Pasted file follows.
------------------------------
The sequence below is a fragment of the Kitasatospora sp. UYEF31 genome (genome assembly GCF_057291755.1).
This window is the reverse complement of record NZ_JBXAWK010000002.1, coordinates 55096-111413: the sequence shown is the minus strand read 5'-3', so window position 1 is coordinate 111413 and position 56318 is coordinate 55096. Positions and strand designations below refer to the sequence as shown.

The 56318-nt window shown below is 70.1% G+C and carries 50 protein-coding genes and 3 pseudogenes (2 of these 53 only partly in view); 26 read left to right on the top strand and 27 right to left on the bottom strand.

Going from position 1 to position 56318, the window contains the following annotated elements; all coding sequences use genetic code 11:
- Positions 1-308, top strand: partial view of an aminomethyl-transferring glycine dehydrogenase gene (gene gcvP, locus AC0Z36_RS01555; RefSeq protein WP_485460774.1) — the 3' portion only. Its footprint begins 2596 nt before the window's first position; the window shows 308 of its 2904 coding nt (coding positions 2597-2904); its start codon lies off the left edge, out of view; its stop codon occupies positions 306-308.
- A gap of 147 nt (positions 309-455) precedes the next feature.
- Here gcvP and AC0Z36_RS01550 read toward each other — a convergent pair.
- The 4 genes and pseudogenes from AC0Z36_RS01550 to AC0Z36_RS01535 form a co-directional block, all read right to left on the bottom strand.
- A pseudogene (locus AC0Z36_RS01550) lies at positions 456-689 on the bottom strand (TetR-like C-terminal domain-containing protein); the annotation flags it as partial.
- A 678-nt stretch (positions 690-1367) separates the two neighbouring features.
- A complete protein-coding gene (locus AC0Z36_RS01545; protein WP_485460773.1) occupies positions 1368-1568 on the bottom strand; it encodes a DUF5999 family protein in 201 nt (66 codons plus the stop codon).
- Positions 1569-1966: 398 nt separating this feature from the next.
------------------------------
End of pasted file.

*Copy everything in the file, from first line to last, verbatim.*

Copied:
The sequence below is a fragment of the Kitasatospora sp. UYEF31 genome (genome assembly GCF_057291755.1).
This window is the reverse complement of record NZ_JBXAWK010000002.1, coordinates 55096-111413: the sequence shown is the minus strand read 5'-3', so window position 1 is coordinate 111413 and position 56318 is coordinate 55096. Positions and strand designations below refer to the sequence as shown.

The 56318-nt window shown below is 70.1% G+C and carries 50 protein-coding genes and 3 pseudogenes (2 of these 53 only partly in view); 26 read left to right on the top strand and 27 right to left on the bottom strand.

Going from position 1 to position 56318, the window contains the following annotated elements; all coding sequences use genetic code 11:
- Positions 1-308, top strand: partial view of an aminomethyl-transferring glycine dehydrogenase gene (gene gcvP, locus AC0Z36_RS01555; RefSeq protein WP_485460774.1) — the 3' portion only. Its footprint begins 2596 nt before the window's first position; the window shows 308 of its 2904 coding nt (coding positions 2597-2904); its start codon lies off the left edge, out of view; its stop codon occupies positions 306-308.
- A gap of 147 nt (positions 309-455) precedes the next feature.
- Here gcvP and AC0Z36_RS01550 read toward each other — a convergent pair.
- The 4 genes and pseudogenes from AC0Z36_RS01550 to AC0Z36_RS01535 form a co-directional block, all read right to left on the bottom strand.
- A pseudogene (locus AC0Z36_RS01550) lies at positions 456-689 on the bottom strand (TetR-like C-terminal domain-containing protein); the annotation flags it as partial.
- A 678-nt stretch (positions 690-1367) separates the two neighbouring features.
- A complete protein-coding gene (locus AC0Z36_RS01545; protein WP_485460773.1) occupies positions 1368-1568 on the bottom strand; it encodes a DUF5999 family protein in 201 nt (66 codons plus the stop codon).
- Positions 1569-1966: 398 nt separating this feature from the next.